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Electric Cars: Who's Left Stranded?
Communities Most in Need of Clean Air May Benefit Least, Advocates Fear
BERKELEY – A new report to be released Wednesday by The Greenlining Institute, the first ever to examine the impact of electric vehicles on communities of color, raises serious questions about whether EVs will have the needed impact on the communities most in need of clean air, within California and nationwide. Cost and lack of consumer education, the report argues, may blunt EVs' impact in the communities that need them the most.
"Electric vehicles will do little to clean the air if the only people buying them are in Malibu and Marin," said report author C.C. Song, green assets fellow at The Greenlining Institute. "We all want cleaner air and less use of fossil fuels, and electric vehicles and strong mileage standards can play a big part, but communities of color – 60 percent of California's population – may miss out on the benefits of electric cars."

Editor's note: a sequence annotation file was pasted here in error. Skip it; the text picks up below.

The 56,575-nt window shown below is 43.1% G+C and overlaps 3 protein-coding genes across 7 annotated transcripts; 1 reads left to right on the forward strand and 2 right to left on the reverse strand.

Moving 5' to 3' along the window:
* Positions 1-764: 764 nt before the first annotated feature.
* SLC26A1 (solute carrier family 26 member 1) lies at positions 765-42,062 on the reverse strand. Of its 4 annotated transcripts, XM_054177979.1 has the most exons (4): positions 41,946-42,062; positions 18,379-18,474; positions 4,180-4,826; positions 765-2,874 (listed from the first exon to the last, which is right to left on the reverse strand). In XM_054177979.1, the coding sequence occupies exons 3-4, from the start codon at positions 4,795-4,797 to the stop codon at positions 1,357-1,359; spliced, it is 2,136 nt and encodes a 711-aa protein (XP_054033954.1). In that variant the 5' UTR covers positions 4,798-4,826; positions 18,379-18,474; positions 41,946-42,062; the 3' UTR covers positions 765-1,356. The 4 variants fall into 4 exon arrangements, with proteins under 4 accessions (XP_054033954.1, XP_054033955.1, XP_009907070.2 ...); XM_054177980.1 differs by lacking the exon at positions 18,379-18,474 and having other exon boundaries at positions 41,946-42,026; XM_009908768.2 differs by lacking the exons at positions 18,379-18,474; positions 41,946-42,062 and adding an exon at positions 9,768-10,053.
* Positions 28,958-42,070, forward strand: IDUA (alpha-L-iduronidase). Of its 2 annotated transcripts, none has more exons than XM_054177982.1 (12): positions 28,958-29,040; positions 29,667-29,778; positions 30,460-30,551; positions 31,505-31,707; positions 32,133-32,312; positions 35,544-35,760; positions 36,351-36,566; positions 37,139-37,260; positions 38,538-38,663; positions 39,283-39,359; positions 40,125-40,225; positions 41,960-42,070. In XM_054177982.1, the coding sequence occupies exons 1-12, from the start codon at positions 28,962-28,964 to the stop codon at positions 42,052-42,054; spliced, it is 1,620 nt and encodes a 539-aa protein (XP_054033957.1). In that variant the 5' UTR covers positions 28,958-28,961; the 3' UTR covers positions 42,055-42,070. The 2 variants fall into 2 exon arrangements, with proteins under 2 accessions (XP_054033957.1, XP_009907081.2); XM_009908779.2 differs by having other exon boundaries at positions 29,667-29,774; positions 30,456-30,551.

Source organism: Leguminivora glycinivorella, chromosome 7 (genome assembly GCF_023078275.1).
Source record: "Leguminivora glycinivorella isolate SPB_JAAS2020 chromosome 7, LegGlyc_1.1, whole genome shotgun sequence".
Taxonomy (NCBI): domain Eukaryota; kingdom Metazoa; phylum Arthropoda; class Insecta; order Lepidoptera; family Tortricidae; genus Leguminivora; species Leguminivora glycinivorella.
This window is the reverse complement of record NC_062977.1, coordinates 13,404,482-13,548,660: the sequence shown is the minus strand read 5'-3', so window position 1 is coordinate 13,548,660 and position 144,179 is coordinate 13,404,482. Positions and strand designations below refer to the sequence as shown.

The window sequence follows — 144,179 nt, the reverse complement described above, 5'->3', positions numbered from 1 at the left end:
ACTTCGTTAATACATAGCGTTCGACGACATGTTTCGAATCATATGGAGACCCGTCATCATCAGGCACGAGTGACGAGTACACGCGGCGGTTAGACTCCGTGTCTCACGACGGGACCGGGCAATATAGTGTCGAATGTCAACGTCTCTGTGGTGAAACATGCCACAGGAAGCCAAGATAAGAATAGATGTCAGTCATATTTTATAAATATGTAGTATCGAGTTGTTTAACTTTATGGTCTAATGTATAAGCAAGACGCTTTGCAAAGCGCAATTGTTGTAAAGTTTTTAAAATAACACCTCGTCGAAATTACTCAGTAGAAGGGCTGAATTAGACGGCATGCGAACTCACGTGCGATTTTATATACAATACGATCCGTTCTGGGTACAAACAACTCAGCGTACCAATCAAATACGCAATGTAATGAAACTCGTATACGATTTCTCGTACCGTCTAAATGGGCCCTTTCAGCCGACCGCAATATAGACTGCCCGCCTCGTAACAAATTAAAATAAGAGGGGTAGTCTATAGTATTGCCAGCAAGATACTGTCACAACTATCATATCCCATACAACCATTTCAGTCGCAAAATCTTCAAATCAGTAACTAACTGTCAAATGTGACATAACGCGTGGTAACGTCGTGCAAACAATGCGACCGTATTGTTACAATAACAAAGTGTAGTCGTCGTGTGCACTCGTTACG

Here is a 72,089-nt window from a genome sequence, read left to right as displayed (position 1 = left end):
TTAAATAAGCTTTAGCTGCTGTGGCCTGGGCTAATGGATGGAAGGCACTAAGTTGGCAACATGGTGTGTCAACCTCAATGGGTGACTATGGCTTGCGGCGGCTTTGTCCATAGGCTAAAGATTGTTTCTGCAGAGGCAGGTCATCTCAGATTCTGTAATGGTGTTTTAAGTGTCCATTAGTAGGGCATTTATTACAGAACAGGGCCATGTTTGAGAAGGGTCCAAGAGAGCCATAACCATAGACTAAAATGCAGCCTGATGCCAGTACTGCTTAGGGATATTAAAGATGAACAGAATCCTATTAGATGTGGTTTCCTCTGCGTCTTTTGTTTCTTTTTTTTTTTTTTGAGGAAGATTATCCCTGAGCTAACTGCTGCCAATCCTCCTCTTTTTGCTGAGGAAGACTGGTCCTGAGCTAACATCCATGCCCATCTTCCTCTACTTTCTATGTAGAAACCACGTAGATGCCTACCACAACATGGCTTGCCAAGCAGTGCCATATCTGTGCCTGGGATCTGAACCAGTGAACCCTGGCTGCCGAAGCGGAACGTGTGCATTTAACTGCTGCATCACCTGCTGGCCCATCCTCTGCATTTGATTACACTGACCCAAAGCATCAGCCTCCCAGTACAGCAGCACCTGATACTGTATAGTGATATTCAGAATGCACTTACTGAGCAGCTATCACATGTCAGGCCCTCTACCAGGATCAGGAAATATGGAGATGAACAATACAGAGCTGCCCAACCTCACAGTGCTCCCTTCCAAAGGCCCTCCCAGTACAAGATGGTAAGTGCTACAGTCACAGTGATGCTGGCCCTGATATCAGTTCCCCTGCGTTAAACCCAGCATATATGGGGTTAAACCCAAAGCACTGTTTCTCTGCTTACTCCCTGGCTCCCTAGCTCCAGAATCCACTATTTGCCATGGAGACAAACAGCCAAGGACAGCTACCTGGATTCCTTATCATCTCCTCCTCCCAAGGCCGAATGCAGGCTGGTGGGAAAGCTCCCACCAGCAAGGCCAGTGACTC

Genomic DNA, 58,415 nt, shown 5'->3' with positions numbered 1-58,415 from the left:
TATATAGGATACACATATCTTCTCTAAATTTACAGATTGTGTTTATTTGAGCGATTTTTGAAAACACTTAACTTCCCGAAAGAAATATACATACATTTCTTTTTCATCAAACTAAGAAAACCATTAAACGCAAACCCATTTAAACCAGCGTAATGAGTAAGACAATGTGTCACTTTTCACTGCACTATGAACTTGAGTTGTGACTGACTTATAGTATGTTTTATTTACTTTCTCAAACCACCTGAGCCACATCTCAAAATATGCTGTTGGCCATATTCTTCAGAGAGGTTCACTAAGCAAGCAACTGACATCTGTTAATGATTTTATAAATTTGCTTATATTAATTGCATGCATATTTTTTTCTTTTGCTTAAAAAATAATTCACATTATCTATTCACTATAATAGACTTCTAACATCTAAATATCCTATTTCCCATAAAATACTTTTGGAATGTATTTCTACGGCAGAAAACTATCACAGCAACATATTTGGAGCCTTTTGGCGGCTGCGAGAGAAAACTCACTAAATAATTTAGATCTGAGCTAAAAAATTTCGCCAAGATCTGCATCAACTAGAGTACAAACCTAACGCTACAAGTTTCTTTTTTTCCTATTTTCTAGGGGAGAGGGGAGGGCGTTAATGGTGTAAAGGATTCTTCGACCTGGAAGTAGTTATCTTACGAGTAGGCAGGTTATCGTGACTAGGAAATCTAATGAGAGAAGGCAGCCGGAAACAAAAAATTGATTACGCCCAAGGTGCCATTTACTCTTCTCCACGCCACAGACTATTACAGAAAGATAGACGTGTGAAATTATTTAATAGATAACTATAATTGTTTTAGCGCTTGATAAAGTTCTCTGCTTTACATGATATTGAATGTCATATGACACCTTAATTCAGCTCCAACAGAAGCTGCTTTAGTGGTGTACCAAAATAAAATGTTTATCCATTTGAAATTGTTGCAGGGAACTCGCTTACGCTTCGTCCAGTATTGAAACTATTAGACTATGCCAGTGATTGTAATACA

Among the report's findings:
-Polls have shown Californians of color to be more concerned about air pollution than whites, making them a natural market for EVs and hybrids.
-Despite this, 70 percent of hybrid owners are white, which does not bode well for widespread adoption of EVs in communities of color.
-Affordability remains a major concern, and the long-term future of federal and state tax incentives and rebates is uncertain.
-Creative efforts will be needed to increase EV market penetration in communities of color, including education about how the "smart grid" can help minimize charging costs.
Because EVs will likely be unaffordable for many Americans for some time, clean air efforts must include a variety of other strategies, including strengthened public transit and car-sharing programs for low-emission vehicles.
Read the report HERE: http://www.greenlining.org/resources/pdfs/ElectricVehiclesReport.pdf